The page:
As this drama opens, the beautiful and innocent Tess Durbeyfield, dressed in white, dances in the May Day celebrations in her village. She catches a glimpse of a handsome stranger, but he ignores her.
Later Tess is driven by family poverty to claim kinship with the wealthy D'Urbervilles and seek a portion of their family fortune. Here she meets a very different man - the manipulative and fraudulent Alec. Will her very innocence prove to be her downfall?
One year later a changed Tess watches the May dances. Embarking on a new chapter in her life, she leaves her home, finding work as a dairy maid. Here Tess meets the stranger from the celebrations - Angel Clare. He seems to offer her love and salvation, but Tess must choose whether to reveal her past or remain silent.
A thrilling story of seduction, murder, cruelty and betrayal unfolds. Whilst unstintingly gorgeous and romantic, this new adaptation is an intense, moving and provocative depiction of the tragically beautiful story.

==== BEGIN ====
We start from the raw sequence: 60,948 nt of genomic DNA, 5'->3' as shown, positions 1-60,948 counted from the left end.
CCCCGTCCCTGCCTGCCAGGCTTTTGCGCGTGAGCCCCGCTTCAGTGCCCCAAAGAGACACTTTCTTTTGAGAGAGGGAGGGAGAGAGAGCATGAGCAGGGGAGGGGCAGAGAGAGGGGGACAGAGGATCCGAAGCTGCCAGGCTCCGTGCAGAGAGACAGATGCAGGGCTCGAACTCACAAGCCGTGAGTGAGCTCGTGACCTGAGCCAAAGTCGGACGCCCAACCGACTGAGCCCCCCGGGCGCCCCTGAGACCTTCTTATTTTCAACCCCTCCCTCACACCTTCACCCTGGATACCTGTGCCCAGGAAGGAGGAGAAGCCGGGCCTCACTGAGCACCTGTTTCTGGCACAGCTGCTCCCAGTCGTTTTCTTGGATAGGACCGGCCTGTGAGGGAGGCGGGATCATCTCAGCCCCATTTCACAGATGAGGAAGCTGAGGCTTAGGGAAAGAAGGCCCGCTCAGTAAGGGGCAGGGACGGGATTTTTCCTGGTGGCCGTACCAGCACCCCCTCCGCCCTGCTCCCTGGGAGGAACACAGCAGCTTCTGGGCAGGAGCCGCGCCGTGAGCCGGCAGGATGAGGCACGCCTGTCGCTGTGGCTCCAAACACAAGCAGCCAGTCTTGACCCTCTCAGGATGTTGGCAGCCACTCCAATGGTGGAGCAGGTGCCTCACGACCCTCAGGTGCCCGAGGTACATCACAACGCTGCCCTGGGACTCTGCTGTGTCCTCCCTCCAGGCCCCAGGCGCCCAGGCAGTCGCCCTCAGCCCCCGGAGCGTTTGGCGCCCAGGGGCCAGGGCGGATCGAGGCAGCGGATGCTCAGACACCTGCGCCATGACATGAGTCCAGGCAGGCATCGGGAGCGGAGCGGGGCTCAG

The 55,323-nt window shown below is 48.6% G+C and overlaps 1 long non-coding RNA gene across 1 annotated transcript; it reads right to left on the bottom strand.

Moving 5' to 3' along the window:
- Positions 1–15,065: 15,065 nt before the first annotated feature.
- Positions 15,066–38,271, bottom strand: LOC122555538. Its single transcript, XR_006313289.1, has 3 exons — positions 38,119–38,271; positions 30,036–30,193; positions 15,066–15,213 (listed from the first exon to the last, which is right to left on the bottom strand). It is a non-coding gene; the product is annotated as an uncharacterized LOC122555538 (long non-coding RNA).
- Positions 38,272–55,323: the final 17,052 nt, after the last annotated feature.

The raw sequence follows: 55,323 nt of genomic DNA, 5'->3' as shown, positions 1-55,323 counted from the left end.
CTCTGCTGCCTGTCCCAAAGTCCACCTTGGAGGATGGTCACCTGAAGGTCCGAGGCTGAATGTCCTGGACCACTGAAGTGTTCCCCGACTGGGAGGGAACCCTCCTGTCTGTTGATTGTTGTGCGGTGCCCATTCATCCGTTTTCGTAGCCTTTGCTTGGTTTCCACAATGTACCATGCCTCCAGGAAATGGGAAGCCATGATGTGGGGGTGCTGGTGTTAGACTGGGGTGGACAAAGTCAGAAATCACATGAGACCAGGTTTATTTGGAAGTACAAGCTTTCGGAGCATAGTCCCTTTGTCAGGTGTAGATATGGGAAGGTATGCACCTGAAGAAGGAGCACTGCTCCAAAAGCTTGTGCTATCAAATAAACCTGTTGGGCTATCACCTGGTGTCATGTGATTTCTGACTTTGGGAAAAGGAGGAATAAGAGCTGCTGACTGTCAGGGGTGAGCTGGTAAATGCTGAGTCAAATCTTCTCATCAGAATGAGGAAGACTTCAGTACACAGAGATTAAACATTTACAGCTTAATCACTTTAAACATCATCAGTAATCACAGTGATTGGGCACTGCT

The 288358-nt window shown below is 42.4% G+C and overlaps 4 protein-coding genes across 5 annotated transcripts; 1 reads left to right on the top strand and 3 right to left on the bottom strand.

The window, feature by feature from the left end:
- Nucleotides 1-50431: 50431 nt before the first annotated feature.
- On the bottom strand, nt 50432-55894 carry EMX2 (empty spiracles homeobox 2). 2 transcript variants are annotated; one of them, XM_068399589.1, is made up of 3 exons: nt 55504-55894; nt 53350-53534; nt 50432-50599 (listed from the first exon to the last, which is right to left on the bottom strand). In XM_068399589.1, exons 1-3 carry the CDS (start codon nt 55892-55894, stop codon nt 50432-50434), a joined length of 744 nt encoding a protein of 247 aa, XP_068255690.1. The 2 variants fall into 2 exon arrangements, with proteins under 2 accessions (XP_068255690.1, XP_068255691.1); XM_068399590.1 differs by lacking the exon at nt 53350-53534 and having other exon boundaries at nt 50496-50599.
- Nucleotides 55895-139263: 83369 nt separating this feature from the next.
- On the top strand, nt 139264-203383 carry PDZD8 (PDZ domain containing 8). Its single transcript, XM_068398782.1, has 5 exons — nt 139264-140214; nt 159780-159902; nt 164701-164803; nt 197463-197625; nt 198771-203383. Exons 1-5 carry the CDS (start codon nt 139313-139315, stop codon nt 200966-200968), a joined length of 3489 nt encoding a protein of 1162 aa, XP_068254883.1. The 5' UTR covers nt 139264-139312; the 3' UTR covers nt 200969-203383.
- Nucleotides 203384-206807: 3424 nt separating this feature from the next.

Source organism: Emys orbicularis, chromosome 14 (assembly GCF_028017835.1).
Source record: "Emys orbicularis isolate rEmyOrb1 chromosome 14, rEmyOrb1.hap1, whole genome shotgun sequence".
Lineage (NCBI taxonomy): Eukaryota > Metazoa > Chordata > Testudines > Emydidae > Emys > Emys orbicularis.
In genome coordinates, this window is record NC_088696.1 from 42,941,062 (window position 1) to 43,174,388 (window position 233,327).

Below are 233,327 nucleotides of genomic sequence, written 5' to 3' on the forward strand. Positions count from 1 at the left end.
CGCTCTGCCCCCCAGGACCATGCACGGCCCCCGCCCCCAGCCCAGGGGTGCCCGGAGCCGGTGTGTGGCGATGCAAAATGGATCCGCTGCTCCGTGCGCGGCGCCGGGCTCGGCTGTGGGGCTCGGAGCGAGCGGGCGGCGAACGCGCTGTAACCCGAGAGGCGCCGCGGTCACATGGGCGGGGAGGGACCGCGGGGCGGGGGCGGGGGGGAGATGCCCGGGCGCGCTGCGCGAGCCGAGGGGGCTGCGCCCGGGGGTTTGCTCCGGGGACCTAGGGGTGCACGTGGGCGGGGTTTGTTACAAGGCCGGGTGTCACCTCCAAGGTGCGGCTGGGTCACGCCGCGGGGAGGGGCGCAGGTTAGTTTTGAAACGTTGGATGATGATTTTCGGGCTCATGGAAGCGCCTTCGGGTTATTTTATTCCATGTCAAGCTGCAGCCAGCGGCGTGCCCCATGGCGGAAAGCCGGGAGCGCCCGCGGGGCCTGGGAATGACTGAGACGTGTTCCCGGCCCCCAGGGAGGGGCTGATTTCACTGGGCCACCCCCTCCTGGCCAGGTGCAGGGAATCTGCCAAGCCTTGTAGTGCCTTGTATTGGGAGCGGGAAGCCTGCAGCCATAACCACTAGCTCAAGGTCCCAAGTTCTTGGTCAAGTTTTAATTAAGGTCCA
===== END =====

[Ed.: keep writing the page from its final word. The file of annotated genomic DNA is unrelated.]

When they said 'tragic' I didn't realize... they really really meant it. I went into this mini series with no idea of the story in the slightest (I just thought the girl on the front cover looked pretty). Then, as I watched, this beautiful, innocent girl had tragedy upon tragedy heaped onto her until I was fervently glad that I live in this 'modern era' of relative gender equality.
In the time that Thomas Hardy wrote Tess of the D'Ubervilles, it was a radical and pointed statement about the unfairness of the double moral standard between men and women's sexual behavior. Without the social context, it loses a little of its significance and one simply comes away concluding 'men are bastards'.
On a more technical level, this production was beautifully cast and set with excellent attention to detail. It doesn't drag at all, which was a fear of mine going in. The dialogue is clear and easy to understand, the emotion potent. All in all, and excellent period drama, if you don't mind a heart-breaking, yet beautiful tragedy.
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